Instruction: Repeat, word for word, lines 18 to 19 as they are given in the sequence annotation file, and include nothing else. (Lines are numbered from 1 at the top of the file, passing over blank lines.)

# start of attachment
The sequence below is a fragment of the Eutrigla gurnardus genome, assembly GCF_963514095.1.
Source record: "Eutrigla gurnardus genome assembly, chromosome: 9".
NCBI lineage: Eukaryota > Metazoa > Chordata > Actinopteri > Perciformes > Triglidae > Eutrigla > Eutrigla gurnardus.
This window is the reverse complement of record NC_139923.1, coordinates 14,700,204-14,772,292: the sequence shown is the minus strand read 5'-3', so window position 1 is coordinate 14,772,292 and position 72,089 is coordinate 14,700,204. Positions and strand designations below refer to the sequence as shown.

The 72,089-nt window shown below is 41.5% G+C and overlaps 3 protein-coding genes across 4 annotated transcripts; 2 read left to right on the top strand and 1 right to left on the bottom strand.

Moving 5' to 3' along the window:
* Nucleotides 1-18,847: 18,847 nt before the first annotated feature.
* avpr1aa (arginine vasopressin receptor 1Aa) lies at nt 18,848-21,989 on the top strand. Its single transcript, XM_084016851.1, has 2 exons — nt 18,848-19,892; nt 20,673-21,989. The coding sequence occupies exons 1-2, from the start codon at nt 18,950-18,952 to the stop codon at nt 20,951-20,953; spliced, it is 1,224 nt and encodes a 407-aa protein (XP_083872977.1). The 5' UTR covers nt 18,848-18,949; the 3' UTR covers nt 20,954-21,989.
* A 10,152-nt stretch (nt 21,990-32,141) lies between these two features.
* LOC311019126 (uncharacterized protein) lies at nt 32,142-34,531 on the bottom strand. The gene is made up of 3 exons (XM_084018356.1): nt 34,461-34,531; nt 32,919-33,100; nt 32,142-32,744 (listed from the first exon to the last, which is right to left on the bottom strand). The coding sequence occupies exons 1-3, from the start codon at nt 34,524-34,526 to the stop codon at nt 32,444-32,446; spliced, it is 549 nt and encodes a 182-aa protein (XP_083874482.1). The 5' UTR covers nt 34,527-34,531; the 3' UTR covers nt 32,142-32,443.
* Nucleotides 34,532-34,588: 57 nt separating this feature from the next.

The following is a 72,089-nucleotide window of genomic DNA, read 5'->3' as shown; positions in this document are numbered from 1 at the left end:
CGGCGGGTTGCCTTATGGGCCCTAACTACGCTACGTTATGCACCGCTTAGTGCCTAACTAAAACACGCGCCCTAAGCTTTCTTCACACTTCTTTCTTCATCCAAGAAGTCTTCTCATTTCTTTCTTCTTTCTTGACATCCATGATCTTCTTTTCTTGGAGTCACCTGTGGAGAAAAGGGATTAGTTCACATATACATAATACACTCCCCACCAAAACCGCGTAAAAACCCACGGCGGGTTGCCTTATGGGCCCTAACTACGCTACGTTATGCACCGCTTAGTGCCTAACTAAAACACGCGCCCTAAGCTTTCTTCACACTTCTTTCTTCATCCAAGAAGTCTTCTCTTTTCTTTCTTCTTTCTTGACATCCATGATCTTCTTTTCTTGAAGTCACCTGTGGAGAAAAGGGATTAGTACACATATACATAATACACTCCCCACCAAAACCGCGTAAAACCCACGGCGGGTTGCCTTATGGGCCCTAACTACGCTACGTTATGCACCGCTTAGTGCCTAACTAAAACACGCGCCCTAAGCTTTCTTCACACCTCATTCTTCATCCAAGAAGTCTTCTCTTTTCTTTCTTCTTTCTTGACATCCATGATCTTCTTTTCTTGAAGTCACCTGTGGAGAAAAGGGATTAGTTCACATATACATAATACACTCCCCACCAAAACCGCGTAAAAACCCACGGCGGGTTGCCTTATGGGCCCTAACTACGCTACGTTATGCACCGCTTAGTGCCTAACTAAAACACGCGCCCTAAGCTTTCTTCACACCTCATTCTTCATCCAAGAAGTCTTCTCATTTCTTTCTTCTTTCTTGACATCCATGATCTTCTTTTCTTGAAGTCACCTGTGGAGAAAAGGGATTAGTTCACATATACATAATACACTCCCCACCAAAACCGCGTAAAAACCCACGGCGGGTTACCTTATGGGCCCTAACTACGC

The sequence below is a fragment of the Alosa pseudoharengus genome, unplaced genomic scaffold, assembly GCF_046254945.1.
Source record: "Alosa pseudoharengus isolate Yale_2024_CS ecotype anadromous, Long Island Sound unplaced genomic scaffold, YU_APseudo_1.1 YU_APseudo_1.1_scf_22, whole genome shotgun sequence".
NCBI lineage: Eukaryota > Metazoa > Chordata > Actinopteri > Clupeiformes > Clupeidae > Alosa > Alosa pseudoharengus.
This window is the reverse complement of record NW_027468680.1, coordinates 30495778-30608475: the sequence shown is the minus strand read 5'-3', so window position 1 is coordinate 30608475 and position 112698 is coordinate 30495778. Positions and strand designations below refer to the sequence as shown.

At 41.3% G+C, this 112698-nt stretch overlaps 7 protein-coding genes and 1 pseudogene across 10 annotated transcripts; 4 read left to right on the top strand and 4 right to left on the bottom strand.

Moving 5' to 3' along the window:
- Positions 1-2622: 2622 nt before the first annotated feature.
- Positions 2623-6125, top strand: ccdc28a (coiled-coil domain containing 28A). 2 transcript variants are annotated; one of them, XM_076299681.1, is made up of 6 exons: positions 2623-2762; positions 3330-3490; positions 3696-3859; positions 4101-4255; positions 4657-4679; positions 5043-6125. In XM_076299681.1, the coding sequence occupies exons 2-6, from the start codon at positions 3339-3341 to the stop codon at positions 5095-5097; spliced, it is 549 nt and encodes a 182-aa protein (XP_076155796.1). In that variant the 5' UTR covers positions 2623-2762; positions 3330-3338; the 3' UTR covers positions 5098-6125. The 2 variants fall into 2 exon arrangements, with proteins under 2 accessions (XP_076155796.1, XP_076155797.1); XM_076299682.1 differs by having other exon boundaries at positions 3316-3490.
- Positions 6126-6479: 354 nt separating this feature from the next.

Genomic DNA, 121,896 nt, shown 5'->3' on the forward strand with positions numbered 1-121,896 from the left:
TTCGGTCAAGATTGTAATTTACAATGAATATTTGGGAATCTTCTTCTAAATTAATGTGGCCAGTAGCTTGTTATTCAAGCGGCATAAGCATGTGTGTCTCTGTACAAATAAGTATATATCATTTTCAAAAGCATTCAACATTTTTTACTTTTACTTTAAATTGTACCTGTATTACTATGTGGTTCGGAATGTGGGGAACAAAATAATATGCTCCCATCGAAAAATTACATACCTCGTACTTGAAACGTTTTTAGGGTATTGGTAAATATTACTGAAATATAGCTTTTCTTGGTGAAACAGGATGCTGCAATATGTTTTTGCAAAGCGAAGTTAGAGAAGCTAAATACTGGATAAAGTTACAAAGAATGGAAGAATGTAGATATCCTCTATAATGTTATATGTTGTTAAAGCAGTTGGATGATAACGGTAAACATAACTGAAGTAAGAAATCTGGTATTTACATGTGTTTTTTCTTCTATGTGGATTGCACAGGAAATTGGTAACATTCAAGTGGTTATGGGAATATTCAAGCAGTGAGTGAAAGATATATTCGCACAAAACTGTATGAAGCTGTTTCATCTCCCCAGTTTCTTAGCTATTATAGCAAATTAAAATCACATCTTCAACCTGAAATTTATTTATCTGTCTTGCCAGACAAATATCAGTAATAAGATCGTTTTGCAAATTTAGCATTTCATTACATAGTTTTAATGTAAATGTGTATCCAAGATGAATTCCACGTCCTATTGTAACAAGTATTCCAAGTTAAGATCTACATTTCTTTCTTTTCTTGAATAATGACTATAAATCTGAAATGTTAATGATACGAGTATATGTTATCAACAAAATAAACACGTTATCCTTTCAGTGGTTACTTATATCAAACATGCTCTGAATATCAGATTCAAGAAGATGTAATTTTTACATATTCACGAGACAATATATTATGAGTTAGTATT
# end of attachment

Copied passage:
At 41.3% G+C, this 112698-nt stretch overlaps 7 protein-coding genes and 1 pseudogene across 10 annotated transcripts; 4 read left to right on the top strand and 4 right to left on the bottom strand.

Moving 5' to 3' along the window: